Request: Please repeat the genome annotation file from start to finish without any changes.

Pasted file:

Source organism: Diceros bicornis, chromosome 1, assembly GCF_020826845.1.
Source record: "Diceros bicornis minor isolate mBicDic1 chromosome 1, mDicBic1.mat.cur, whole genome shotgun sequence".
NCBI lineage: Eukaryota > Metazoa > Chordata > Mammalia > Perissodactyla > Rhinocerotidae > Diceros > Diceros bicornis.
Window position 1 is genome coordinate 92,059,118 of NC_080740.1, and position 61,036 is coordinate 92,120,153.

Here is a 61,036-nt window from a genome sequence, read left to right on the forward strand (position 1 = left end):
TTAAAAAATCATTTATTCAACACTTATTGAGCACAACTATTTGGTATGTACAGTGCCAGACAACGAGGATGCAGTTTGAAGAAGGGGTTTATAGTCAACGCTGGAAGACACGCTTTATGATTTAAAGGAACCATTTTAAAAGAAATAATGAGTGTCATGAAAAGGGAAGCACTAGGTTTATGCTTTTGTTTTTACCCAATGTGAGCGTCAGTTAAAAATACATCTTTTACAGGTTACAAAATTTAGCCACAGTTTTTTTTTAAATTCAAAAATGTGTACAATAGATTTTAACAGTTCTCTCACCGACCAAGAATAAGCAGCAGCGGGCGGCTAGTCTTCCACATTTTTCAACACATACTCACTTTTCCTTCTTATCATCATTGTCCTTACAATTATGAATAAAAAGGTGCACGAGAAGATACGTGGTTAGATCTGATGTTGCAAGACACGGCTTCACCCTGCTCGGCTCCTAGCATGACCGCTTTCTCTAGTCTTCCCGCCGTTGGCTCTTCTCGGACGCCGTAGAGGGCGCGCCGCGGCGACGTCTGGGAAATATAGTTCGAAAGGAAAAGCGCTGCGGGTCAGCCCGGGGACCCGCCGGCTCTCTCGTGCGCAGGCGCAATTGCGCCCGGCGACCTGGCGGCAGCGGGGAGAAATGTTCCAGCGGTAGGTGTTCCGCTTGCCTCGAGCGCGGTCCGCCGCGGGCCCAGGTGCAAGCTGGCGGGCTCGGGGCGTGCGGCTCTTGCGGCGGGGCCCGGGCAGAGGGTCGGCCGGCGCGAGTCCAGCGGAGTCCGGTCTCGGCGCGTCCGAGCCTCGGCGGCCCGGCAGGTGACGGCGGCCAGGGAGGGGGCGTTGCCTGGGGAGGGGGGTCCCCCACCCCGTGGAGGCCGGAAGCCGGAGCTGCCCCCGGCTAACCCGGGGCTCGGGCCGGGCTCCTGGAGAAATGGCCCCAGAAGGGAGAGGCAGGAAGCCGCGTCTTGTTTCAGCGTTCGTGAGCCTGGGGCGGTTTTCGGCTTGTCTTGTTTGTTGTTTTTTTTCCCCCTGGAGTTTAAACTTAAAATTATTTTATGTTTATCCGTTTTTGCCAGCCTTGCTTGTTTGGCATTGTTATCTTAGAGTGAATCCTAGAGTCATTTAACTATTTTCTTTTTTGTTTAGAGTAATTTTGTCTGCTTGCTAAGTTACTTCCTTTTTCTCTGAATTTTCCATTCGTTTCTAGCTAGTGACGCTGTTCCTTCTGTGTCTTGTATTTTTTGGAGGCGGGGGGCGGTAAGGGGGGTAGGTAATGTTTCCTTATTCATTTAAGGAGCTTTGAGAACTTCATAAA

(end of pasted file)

Source organism: Diceros bicornis, chromosome 1, assembly GCF_020826845.1.
Source record: "Diceros bicornis minor isolate mBicDic1 chromosome 1, mDicBic1.mat.cur, whole genome shotgun sequence".
NCBI lineage: Eukaryota > Metazoa > Chordata > Mammalia > Perissodactyla > Rhinocerotidae > Diceros > Diceros bicornis.
Window position 1 is genome coordinate 92,059,118 of NC_080740.1, and position 61,036 is coordinate 92,120,153.

Here is a 61,036-nt window from a genome sequence, read left to right on the forward strand (position 1 = left end):
TTAAAAAATCATTTATTCAACACTTATTGAGCACAACTATTTGGTATGTACAGTGCCAGACAACGAGGATGCAGTTTGAAGAAGGGGTTTATAGTCAACGCTGGAAGACACGCTTTATGATTTAAAGGAACCATTTTAAAAGAAATAATGAGTGTCATGAAAAGGGAAGCACTAGGTTTATGCTTTTGTTTTTACCCAATGTGAGCGTCAGTTAAAAATACATCTTTTACAGGTTACAAAATTTAGCCACAGTTTTTTTTTAAATTCAAAAATGTGTACAATAGATTTTAACAGTTCTCTCACCGACCAAGAATAAGCAGCAGCGGGCGGCTAGTCTTCCACATTTTTCAACACATACTCACTTTTCCTTCTTATCATCATTGTCCTTACAATTATGAATAAAAAGGTGCACGAGAAGATACGTGGTTAGATCTGATGTTGCAAGACACGGCTTCACCCTGCTCGGCTCCTAGCATGACCGCTTTCTCTAGTCTTCCCGCCGTTGGCTCTTCTCGGACGCCGTAGAGGGCGCGCCGCGGCGACGTCTGGGAAATATAGTTCGAAAGGAAAAGCGCTGCGGGTCAGCCCGGGGACCCGCCGGCTCTCTCGTGCGCAGGCGCAATTGCGCCCGGCGACCTGGCGGCAGCGGGGAGAAATGTTCCAGCGGTAGGTGTTCCGCTTGCCTCGAGCGCGGTCCGCCGCGGGCCCAGGTGCAAGCTGGCGGGCTCGGGGCGTGCGGCTCTTGCGGCGGGGCCCGGGCAGAGGGTCGGCCGGCGCGAGTCCAGCGGAGTCCGGTCTCGGCGCGTCCGAGCCTCGGCGGCCCGGCAGGTGACGGCGGCCAGGGAGGGGGCGTTGCCTGGGGAGGGGGGTCCCCCACCCCGTGGAGGCCGGAAGCCGGAGCTGCCCCCGGCTAACCCGGGGCTCGGGCCGGGCTCCTGGAGAAATGGCCCCAGAAGGGAGAGGCAGGAAGCCGCGTCTTGTTTCAGCGTTCGTGAGCCTGGGGCGGTTTTCGGCTTGTCTTGTTTGTTGTTTTTTTTCCCCCTGGAGTTTAAACTTAAAATTATTTTATGTTTATCCGTTTTTGCCAGCCTTGCTTGTTTGGCATTGTTATCTTAGAGTGAATCCTAGAGTCATTTAACTATTTTCTTTTTTGTTTAGAGTAATTTTGTCTGCTTGCTAAGTTACTTCCTTTTTCTCTGAATTTTCCATTCGTTTCTAGCTAGTGACGCTGTTCCTTCTGTGTCTTGTATTTTTTGGAGGCGGGGGGCGGTAAGGGGGGTAGGTAATGTTTCCTTATTCATTTAAGGAGCTTTGAGAACTTCATAAA